EU-bashing requests for EU to act on migration won’t work

Trying to push for a new EU policy whilst at the same time using the sort of EU-bashing language that creates anti-European sentiment in the first place may work in the short term but it will backfire in the long term. This is particularly true in the UK context (and may be less so in other countries), and British activists need to watch their language.

Last week I was concerned about the language used by Save the Children in their very important campaign, which I support. Today, I have similar concerns about the language used by anti-xenophobia groups, which I also think are doing amazingly good work – particularly the “I’m an immigrant” poster campaign. But precisely because they are so great, they need to watch their language on the EU if they want to have an impact. In particular, they should avoid saying that thousands dying in the Mediterranean are due to something that has been “imposed by the European Union”. This is what they do in a leaflet calling for a demo this weekend in front of the EU offices in London.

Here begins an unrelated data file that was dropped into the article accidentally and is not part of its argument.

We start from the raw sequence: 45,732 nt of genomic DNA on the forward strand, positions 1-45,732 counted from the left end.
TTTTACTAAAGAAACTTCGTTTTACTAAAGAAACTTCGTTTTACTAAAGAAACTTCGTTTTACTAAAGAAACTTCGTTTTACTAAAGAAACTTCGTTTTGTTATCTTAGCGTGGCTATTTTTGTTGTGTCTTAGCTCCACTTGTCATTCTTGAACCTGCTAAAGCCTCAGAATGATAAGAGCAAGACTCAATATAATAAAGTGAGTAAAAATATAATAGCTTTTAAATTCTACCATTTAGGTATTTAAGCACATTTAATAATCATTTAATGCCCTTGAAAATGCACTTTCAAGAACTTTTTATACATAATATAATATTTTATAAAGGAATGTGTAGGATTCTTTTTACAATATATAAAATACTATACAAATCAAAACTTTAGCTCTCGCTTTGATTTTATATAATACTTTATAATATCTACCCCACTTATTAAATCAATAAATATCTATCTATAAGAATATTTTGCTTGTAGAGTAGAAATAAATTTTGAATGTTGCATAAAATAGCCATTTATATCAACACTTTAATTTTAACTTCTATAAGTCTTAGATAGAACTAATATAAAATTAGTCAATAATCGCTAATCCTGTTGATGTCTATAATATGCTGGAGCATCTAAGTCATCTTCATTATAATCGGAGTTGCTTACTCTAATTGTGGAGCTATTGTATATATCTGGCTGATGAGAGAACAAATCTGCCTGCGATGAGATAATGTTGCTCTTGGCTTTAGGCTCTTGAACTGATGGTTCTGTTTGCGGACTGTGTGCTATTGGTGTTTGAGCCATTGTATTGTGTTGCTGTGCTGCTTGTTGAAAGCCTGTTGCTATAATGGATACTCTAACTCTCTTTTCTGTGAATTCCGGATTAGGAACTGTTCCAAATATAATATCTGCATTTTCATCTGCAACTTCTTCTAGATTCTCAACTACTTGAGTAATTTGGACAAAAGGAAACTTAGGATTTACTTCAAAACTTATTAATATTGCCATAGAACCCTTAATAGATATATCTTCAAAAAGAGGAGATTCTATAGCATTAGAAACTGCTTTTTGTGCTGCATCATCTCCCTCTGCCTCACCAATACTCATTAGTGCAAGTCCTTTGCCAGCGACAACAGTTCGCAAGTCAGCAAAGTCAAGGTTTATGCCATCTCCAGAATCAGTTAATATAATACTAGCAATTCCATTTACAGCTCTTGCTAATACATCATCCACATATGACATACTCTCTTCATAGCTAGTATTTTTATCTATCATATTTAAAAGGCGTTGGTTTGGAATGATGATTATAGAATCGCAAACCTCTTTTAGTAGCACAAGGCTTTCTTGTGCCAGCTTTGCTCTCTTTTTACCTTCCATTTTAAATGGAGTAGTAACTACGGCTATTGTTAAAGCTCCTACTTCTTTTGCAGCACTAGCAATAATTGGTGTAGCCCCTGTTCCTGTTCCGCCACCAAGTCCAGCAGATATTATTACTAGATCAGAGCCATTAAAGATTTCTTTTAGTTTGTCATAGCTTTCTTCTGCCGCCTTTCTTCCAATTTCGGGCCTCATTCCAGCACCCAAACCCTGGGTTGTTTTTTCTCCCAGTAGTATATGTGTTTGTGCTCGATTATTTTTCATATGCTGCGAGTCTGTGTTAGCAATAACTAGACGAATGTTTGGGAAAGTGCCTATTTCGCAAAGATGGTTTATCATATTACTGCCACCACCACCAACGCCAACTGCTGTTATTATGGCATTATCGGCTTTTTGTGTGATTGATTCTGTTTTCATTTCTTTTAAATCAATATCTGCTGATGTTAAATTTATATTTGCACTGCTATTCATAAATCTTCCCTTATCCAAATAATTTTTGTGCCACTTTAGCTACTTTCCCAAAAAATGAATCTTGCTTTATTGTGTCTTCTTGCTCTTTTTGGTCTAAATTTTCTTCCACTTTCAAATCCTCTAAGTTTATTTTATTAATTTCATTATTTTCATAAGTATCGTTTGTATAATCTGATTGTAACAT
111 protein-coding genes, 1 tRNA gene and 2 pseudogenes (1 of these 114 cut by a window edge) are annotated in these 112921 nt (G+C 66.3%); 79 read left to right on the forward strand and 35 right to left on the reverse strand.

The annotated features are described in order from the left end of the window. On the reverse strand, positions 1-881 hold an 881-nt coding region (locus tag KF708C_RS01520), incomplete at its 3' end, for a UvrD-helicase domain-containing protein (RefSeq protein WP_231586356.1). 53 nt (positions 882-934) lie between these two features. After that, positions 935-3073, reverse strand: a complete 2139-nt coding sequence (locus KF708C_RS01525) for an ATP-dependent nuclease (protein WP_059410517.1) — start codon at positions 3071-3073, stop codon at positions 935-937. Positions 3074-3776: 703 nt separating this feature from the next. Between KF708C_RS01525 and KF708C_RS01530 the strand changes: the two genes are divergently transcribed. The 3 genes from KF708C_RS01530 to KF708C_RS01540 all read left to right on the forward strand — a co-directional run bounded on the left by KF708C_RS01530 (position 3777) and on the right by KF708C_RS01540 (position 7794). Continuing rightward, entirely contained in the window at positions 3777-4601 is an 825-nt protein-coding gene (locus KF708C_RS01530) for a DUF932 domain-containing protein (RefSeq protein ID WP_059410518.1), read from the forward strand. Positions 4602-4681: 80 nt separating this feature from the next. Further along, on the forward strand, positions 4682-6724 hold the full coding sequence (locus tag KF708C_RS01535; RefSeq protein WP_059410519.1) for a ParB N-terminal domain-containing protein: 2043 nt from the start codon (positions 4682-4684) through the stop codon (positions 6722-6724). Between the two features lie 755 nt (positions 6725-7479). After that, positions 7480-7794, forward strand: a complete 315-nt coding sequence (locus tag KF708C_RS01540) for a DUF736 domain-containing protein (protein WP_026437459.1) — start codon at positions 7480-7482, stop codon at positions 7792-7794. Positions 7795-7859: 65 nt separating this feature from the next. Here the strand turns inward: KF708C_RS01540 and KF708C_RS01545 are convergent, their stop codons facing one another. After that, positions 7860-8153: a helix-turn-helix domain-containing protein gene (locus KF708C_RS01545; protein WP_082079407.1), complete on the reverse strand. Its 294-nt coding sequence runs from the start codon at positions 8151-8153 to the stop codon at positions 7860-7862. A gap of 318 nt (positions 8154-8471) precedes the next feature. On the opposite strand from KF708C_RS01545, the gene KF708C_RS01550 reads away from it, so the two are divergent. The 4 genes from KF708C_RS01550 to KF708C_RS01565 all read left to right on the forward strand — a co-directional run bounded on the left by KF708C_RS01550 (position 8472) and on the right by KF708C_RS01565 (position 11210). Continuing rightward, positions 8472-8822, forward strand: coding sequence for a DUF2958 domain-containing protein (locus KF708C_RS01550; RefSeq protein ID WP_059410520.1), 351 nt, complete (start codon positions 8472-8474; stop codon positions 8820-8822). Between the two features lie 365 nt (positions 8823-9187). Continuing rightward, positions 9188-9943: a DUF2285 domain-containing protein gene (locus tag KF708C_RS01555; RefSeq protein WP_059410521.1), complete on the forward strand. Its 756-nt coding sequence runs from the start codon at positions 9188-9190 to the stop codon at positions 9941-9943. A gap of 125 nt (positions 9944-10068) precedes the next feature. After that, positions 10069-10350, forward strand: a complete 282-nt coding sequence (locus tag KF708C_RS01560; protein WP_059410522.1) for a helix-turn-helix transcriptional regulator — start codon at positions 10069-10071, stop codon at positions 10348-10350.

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Of course, I don’t mean to say the European Commission is devoid of all responsibilities when it comes to “Fortress Europe” – i.e. the de facto impossibility for migrants to come to Europe from outside other than by risking their lives. Of course not. But it is important to remember that the European Commission does not IMPOSE anything on member states. The idea of things being imposed is classic Europhobic misleading language, and it won’t help the anti-xenophobia cause to adopt it. The Commission makes proposals, generally designed in ways that are perceived to be realistically able to survive the scrutiny of member states and the European Parliament. These are the ultimate decision makers. If the proposals that are being made now by the Commission on migration are woefully inadequate – and it seems they are – it is most likely because there is a fear that many governments in the grip of right wing, xenophobic rhetoric will not be able to support something better.